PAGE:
The Pros of Chocolate Milk

Milk is a great source of high-quality protein, as it’s made up of 20% of the highest quality protein (whey) and 80% of casein, which is another high-quality protein. 

Those are complete proteins that contain all amino acids and are especially high in leucine amino acids known to trigger protein-bio-synthesis. 

But there’s more to milk than the protein content. 

Milk contains a bunch of nutrients

Milk is high in calcium, a mineral that is essential for bone health. Consuming high amounts of calcium can help to protect from osteoporosis (a condition of weak bones) which is common with aging. And as studies indicate milk is great in increasing bone mineral density.

In addition to electrolytes, milk also contains essential vitamins like vitamin A. Vitamine A is a fat-soluble vitamin that is important for normal vision, the immune system, reproduction, growth, and development. 

Other vitamins milk supplies include Vitamin B12. B12 is essential to form red blood cells and DNA and is a key player in brain function and nerve cells. 

The most important part of milk for cycling, however, is the contribution to recovery. 

Chocolate Milk for recovery

Chocolate milk is a better beverage for recovery than pure milk already is. 

As we already know it contains high-quality protein and it’s high in carbohydrate lactose. If you’re lactose tolerant, lactose is good at restoring glycogen in the liver, which is important for short-term recovery. The reason is that lactose is a disaccharide made up of the two sugars glucose and galactose. 

Due to its structure with its electrolytes, milk has also been shown to be very effective at rehydration. The reason chocolate milk is better than pure milk is that as well as containing all other nutrients, chocolate milk contains sucrose. This helps to deliver additional carbs post-exercise, the main factor for recovering exercise performance.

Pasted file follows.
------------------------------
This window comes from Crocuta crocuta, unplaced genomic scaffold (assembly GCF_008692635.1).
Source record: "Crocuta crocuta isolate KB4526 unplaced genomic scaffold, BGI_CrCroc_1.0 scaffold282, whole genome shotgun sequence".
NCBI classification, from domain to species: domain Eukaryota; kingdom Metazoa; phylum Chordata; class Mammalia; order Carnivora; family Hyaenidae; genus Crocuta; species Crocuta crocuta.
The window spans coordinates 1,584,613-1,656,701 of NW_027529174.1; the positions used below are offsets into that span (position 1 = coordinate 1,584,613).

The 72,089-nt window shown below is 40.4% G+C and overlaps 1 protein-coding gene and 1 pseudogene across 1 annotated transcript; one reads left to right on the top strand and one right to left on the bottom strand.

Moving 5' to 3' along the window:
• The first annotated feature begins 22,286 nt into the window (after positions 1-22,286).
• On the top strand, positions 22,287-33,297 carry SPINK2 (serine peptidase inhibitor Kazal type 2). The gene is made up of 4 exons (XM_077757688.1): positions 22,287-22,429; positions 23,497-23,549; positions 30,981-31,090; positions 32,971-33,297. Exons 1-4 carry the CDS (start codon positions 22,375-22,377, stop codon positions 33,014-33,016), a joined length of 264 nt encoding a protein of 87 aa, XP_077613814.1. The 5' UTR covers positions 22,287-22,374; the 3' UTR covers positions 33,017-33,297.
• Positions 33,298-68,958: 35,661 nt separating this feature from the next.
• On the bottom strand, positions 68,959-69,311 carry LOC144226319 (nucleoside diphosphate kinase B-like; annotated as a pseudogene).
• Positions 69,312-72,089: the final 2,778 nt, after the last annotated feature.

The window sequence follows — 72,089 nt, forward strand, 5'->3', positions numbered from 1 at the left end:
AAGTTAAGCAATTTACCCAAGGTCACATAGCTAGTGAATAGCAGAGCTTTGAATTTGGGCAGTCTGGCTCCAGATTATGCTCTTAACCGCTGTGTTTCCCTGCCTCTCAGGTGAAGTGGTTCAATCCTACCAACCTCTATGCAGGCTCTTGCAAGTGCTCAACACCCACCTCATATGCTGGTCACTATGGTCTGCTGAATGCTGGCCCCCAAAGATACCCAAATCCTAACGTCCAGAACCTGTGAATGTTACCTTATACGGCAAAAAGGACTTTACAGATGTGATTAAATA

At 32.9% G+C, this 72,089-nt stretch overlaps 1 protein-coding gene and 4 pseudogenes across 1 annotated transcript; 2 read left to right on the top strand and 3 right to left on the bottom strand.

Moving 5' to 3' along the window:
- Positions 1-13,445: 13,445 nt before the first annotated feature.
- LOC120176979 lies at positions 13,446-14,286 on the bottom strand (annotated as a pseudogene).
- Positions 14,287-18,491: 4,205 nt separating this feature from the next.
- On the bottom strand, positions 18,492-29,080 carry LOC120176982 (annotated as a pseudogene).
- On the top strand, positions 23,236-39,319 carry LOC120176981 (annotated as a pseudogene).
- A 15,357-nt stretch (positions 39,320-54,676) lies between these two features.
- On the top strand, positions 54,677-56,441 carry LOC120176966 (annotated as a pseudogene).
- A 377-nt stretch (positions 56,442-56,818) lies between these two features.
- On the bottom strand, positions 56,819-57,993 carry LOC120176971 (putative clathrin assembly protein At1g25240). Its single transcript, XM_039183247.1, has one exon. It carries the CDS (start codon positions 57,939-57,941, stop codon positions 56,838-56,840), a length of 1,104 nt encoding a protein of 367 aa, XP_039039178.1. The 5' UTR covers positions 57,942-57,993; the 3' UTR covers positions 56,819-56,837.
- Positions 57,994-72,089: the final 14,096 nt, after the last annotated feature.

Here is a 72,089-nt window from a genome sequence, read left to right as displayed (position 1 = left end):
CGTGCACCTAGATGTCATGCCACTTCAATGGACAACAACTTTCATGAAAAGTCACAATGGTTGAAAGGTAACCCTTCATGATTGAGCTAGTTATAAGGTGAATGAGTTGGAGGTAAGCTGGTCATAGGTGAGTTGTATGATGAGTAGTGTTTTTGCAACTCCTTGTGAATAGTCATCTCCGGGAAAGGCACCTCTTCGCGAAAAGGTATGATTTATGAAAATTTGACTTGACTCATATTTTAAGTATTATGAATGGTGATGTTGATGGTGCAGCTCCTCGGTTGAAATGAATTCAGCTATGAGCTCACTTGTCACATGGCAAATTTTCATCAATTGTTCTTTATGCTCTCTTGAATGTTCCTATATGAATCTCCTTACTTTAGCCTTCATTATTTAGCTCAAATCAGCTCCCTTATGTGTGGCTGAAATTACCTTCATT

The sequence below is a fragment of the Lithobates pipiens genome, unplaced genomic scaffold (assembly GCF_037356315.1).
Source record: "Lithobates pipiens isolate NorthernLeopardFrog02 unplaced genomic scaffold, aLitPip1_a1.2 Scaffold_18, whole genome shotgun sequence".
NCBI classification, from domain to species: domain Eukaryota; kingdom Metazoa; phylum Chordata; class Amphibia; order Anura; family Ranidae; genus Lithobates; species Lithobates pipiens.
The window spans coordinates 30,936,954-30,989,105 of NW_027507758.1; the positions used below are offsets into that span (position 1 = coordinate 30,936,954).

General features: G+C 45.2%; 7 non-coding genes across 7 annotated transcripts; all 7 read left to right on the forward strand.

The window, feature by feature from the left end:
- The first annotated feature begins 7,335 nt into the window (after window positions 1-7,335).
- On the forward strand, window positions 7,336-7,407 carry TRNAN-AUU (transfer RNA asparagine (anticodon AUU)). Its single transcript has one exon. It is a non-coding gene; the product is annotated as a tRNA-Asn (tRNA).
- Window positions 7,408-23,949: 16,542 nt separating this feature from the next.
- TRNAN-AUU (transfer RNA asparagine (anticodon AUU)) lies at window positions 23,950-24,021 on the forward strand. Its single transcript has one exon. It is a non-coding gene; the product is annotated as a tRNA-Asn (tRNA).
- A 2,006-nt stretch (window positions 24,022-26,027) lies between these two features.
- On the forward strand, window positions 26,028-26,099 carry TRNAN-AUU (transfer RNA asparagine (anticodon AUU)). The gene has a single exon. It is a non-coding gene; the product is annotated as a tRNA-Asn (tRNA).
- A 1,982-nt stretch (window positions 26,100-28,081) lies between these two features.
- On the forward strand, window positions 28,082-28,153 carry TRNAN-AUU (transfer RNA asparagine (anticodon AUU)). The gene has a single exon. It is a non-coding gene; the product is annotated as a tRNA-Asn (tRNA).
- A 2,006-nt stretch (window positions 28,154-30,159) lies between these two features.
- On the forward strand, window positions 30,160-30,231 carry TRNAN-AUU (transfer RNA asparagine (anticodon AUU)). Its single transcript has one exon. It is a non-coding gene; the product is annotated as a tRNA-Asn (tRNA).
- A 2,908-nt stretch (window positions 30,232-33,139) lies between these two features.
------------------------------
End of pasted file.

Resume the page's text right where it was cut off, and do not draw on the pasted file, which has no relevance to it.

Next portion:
Compared to regular milk, a glass of chocolate milk (around 250 ml) provides you with 21 grams of carbs compared to 11.5 grams for a glass of pure milk. In terms of protein content, they are similar or slightly higher as low-fat milk is the base for chocolate milk. You can adjust the amount toward the severity of the effort. For example, after 5 hours of climbing, you may consume up to 500 ml of chocolate milk. It’s your choice and the proteins will benefit your daily protein intake.

What’s more, is that chocolate milk is more cost-effective than commercial supplements, and chocolate milk for sure is always free of prohibited substances. That makes it a good source for elite athletes. 

You can enjoy it cold from the fridge or drink it as hot chocolate after your workout, it’s quite flexible.

And in contrast to most supplements with chocolate milk, you can choose the quality you want. In organic markets, you will find better chocolate milk from farms where the cows are treated better. 

All this makes chocolate milk a favorable recovery shake after an intense workout so you are ready for the next training and sow the seeds for long-term improvements in cycling because you’re aware of the three Rs of recovery.

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Footnotes

  1. The effects of a 30-month dietary intervention on bone mineral density: the Postmenopausal Health Study
  2. Fructose and galactose enhance postexercise human liver glycogen synthesis
  3. Milk as an effective post-exercise rehydration drink.
  4. Chocolate milk for recovery from exercise: a systematic review and meta-analysis of controlled clinical trials.
  5. Cow’s milk protein allergy in children: a practical guide.
  6. Lactose malabsorption and intolerance: pathogenesis, diagnosis and treatment
  7. Prevalence of parentally perceived adverse reactions to food in young children
  8. Addition of protein and amino acids to carbohydrates does not enhance postexercise muscle glycogen synthesis
  9. Maximizing postexercise muscle glycogen synthesis: carbohydrate supplementation and the application of amino acid or protein hydrolysate mixtures